POOR ERGONOMICS

Over time, the strain of repetitive motions or working in awkward postures can put workers at risk of back injury and musculoskeletal damage to knees and shoulders, as well as sprains and other stress injuries.

TIP:

Conduct site-specific safety and injury prevention training to make workers aware of each job's specific policies, procedures, hazards, and operations.

1

POOR ERGONOMICS

Over time, the strain of repetitive motions or working in awkward postures can put workers at risk of back injury and musculoskeletal damage to knees and shoulders, as well as sprains and other stress injuries.

TIP:

Conduct site-specific safety and injury prevention training to make workers aware of each job's specific policies, procedures, hazards, and operations.

CLUTTERED WORKSITES

When wood, steel, or drywall cutoffs and other types of debris aren't tidied up regularly, workers are at increased risk of trip-and-fall injuries, rolled or sprained ankles, torn knee cartilage, and even dislocations.

TIP:

Implement a nothing-hits-the-floor policy to ensure all waste is disposed of immediately; make this best practice the responsibility of workers and supervisors. Perform frequent worksite inspections to emphasize the importance of cleanliness.

2

CLUTTERED WORKSITES

When wood, steel, or drywall cutoffs and other types of debris aren't tidied up regularly, workers are at increased risk of trip-and-fall injuries, rolled or sprained ankles, torn knee cartilage, and even dislocations.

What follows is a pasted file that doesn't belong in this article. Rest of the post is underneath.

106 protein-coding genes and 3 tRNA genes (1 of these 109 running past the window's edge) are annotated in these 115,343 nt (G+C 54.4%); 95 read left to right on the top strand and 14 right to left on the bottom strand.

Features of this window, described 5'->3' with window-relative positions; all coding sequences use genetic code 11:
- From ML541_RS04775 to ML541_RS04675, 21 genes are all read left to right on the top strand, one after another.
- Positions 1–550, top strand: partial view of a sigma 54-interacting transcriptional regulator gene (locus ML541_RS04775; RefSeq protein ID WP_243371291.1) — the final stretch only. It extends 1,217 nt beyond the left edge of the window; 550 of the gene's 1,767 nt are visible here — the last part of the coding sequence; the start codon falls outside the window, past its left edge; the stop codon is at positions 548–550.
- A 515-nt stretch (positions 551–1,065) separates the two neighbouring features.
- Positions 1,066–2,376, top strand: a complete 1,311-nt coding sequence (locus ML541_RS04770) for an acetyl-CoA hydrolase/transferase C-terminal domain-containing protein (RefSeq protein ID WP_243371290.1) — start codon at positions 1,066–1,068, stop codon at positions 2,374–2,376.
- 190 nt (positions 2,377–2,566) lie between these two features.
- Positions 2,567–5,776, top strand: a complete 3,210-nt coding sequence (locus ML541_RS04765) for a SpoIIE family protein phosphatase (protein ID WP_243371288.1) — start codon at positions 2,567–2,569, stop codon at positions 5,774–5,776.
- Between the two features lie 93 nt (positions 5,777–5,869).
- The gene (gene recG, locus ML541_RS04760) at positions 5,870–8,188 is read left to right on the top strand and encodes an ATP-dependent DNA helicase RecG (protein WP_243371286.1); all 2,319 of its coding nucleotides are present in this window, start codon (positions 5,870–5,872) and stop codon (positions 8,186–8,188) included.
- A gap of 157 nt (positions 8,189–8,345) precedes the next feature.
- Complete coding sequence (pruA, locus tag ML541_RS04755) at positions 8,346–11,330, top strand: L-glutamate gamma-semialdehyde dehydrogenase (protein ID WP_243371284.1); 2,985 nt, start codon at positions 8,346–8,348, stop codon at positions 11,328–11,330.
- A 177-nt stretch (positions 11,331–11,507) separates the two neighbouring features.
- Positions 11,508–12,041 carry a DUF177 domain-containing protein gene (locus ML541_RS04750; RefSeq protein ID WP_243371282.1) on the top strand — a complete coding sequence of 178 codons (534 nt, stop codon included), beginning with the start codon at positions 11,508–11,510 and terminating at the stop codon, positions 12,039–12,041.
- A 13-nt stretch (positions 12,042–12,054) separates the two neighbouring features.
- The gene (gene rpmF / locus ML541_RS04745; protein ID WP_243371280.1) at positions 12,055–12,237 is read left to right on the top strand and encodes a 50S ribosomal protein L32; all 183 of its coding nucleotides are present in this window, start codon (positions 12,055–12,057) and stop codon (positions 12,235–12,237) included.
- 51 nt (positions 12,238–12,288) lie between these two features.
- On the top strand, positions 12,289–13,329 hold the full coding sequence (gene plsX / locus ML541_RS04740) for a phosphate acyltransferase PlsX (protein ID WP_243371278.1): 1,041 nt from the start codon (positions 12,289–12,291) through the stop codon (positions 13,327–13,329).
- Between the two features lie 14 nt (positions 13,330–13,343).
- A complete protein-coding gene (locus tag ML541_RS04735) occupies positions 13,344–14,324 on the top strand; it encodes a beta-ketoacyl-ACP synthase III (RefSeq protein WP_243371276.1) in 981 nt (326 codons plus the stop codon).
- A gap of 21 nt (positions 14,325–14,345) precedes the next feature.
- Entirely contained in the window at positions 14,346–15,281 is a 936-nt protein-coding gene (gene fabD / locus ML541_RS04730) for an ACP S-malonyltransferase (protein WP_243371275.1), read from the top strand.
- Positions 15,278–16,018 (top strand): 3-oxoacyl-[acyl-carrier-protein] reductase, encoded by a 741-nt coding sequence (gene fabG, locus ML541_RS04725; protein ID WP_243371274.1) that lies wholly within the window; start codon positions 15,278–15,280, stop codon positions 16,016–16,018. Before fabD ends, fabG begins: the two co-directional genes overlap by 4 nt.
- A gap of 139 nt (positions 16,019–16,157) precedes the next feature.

TIP:

Implement a nothing-hits-the-floor policy to ensure all waste is disposed of immediately; make this best practice the responsibility of workers and supervisors. Perform frequent worksite inspections to emphasize the importance of cleanliness.

IMPROPER USE OF PROTECTIVE GEAR

The dangers of handling hazardous material can be compounded when protective gear fits improperly or is used incorrectly. For example, facial hair can make a respirator's seal unreliable and put a worker at high risk of inhaling toxic chemicals.

TIP:

Equip workers with personal protective equipment adequate to protect them from routine and unexpected hazards. Perform documented, in-depth training in safety responsibilities, rules, procedures, gear, and skills. Ensure you cover protection for:

  • Eyes and face
  • Feet
  • Hands and head

3

IMPROPER USE OF PROTECTIVE GEAR

The dangers of handling hazardous material can be compounded when protective gear fits improperly or is used incorrectly. For example, facial hair can make a respirator's seal unreliable and put a worker at high risk of inhaling toxic chemicals.

TIP:

Equip workers with personal protective equipment adequate to protect them from routine and unexpected hazards. Perform documented, in-depth training in safety responsibilities, rules, procedures, gear, and skills. Ensure you cover protection for:

  • Eyes and face
  • Feet
  • Hands and head

HEAT-RELATED ILLNESS

Illnesses such as heat rash, heat exhaustion, and heatstroke are most common among newer employees who want to prove themselves and are therefore reluctant to take breaks, even on hot days. Tasks such as applying hot tar or spreading asphalt can create serious heat-related health risks, regardless of the weather.

TIP:

Mandate and monitor breaks. Use new hire orientation to instill the importance of health and safety from the start — and couple it with ongoing mentorship and evaluation.

4

HEAT-RELATED ILLNESS